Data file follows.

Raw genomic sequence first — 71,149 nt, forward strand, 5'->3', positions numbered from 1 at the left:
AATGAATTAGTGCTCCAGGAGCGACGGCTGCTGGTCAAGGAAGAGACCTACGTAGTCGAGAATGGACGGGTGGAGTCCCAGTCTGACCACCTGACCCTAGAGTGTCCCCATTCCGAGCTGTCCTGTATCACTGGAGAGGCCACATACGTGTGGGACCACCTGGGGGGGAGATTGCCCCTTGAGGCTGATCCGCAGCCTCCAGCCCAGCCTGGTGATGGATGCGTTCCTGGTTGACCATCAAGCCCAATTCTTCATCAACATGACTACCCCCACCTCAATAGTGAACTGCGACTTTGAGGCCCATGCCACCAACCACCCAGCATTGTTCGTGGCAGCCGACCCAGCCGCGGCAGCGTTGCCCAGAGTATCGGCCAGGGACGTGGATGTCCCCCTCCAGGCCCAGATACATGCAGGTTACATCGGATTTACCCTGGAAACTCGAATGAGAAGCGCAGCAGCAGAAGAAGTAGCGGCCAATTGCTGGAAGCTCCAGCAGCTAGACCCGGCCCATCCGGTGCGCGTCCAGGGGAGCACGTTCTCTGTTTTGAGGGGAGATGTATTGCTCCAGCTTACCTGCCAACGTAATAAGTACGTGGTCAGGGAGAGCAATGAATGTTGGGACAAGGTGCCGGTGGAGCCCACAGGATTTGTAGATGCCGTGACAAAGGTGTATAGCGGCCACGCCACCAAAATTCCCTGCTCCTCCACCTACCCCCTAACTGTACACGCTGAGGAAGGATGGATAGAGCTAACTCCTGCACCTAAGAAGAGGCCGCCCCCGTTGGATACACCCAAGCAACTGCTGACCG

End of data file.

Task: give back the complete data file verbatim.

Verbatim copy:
Raw genomic sequence first — 71,149 nt, forward strand, 5'->3', positions numbered from 1 at the left:
AATGAATTAGTGCTCCAGGAGCGACGGCTGCTGGTCAAGGAAGAGACCTACGTAGTCGAGAATGGACGGGTGGAGTCCCAGTCTGACCACCTGACCCTAGAGTGTCCCCATTCCGAGCTGTCCTGTATCACTGGAGAGGCCACATACGTGTGGGACCACCTGGGGGGGAGATTGCCCCTTGAGGCTGATCCGCAGCCTCCAGCCCAGCCTGGTGATGGATGCGTTCCTGGTTGACCATCAAGCCCAATTCTTCATCAACATGACTACCCCCACCTCAATAGTGAACTGCGACTTTGAGGCCCATGCCACCAACCACCCAGCATTGTTCGTGGCAGCCGACCCAGCCGCGGCAGCGTTGCCCAGAGTATCGGCCAGGGACGTGGATGTCCCCCTCCAGGCCCAGATACATGCAGGTTACATCGGATTTACCCTGGAAACTCGAATGAGAAGCGCAGCAGCAGAAGAAGTAGCGGCCAATTGCTGGAAGCTCCAGCAGCTAGACCCGGCCCATCCGGTGCGCGTCCAGGGGAGCACGTTCTCTGTTTTGAGGGGAGATGTATTGCTCCAGCTTACCTGCCAACGTAATAAGTACGTGGTCAGGGAGAGCAATGAATGTTGGGACAAGGTGCCGGTGGAGCCCACAGGATTTGTAGATGCCGTGACAAAGGTGTATAGCGGCCACGCCACCAAAATTCCCTGCTCCTCCACCTACCCCCTAACTGTACACGCTGAGGAAGGATGGATAGAGCTAACTCCTGCACCTAAGAAGAGGCCGCCCCCGTTGGATACACCCAAGCAACTGCTGACCG